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NCJ Number: 249819 Find in a Library
Title: What We Know - and Don't Know - About Restrictive Housing
Author(s): Terri McDonald; Nicole Taylor; Dan Mears
Date Published: April 2016
Page Count: 2
Sponsoring Agency: National Institute of Justice (NIJ)
Washington, DC 20531
Sale Source: National Institute of Justice (NIJ)
US Department of Justice
Office of Justice Programs
810 Seventh Street NW
Washington, DC 20531
United States of America
Document: Agency Summary|HTML (Transcript)|Video (00:04:01)
Agency Summary: 
Type: Conference Material; Legislation/Policy Analysis; Literature Review; Presentation (Multimedia)
Format: Document (Online); Video (Online)
Language: English
Country: United States of America
Annotation: This video and its transcript cover a panel presentation at one of the 2016 sessions of NIJ’s Research for the Real World Seminars; it addresses what is currently known and not known about the uses and effectiveness of restrictive (segregated) housing in addressing security issues in jails and prisons.
Abstract: The overall conclusion of the panel is that rigorous research on the uses and effectiveness of inmate segregation is sparse, and what is known is mostly anecdotal or based on case studies. The current level of knowledge on inmate segregation has promoted the belief that segregation is needed sometimes and that it is also often used inappropriately. What is lacking in the current knowledge base related to inmate segregation is the conditions in prisons and jails that underlie violence and disorder, the prevalence of such conditions in U.S. correctional facilities, and the outcomes of restrictive housing for inmates subjected to it, as well as for prison conditions. Such research would inform policy on the extent of the use of segregated housing within prisons and jails and for whom it should be used. It is important that research on these issues be an ongoing part of the management of correctional facilities. Appropriate data collection and analysis on the prevalence and causes of disorder and violence within inmate populations should be incorporated into facility management. Data should be regularly collected and analyzed on the frequency and occasions of the use of inmate segregation, the profiles of the inmates placed in restrictive housing, and its impact on the interactions among inmates and between inmates and staff in the facility’s general population.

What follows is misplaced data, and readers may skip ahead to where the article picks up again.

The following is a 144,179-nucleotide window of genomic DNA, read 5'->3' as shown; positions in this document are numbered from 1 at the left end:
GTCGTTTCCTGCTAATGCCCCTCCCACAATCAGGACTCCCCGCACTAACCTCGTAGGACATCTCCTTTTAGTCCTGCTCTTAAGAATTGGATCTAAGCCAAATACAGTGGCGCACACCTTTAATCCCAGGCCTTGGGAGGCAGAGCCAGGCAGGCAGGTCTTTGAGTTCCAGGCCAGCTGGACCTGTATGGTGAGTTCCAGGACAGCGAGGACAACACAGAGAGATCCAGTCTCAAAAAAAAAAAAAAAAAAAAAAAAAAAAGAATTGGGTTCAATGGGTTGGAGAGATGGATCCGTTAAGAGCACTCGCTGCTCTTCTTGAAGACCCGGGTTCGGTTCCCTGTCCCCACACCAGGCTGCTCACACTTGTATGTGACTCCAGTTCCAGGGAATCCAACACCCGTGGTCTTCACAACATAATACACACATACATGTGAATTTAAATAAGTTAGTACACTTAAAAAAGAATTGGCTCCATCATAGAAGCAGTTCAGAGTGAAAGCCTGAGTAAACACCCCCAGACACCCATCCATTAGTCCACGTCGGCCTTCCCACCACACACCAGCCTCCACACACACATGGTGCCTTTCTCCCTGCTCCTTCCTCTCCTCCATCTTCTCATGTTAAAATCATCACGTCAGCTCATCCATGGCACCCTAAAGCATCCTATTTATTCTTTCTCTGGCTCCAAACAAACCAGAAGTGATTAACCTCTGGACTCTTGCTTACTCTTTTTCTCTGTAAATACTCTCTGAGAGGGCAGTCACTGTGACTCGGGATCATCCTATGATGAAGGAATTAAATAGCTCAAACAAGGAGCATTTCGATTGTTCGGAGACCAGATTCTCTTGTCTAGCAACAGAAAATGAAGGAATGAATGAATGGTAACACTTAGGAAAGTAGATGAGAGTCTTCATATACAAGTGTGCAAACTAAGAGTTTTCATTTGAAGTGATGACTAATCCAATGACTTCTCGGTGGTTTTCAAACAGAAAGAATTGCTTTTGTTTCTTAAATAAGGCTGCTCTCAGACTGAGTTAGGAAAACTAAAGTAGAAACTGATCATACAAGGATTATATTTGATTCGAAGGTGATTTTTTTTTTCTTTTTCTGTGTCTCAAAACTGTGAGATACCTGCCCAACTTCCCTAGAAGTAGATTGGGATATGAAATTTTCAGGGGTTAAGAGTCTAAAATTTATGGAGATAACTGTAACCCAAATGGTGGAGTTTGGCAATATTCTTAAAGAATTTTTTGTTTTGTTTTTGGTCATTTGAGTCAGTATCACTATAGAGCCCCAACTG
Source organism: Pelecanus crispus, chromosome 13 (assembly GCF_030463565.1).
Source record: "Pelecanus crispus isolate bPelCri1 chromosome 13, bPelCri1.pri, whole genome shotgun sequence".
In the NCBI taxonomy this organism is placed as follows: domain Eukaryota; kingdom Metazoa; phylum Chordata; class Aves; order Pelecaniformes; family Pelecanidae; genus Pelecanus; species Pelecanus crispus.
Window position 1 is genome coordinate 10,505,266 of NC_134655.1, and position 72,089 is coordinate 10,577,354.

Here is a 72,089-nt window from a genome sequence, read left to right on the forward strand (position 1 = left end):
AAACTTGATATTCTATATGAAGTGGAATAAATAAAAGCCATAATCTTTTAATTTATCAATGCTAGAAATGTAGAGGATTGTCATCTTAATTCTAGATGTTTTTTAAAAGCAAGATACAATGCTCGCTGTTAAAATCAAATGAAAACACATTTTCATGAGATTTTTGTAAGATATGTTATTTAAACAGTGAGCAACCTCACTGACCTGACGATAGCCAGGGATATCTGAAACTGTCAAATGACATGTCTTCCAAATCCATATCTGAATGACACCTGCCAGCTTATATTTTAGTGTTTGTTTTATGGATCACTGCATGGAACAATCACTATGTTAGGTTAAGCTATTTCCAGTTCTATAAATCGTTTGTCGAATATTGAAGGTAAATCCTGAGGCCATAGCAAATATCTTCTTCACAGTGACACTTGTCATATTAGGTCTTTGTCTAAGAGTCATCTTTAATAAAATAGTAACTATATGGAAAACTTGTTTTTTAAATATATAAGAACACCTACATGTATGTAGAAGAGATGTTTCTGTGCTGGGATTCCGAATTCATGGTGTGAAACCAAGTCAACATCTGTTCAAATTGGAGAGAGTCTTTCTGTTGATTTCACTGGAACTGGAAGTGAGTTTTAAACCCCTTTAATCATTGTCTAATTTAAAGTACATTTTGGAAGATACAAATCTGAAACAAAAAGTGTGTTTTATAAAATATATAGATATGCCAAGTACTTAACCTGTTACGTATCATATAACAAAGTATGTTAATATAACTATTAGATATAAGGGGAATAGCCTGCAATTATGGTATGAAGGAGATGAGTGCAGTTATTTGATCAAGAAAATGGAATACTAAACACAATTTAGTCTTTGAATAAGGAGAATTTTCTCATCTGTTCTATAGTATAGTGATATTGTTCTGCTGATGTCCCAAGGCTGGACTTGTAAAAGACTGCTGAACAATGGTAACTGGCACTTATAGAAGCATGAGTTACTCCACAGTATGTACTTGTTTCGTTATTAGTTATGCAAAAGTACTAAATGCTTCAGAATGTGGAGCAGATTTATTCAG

Main Term(s): Corrections research
Index Term(s): Corrections effectiveness; Inmate discipline; Inmate segregation; Prison management; Solitary confinement
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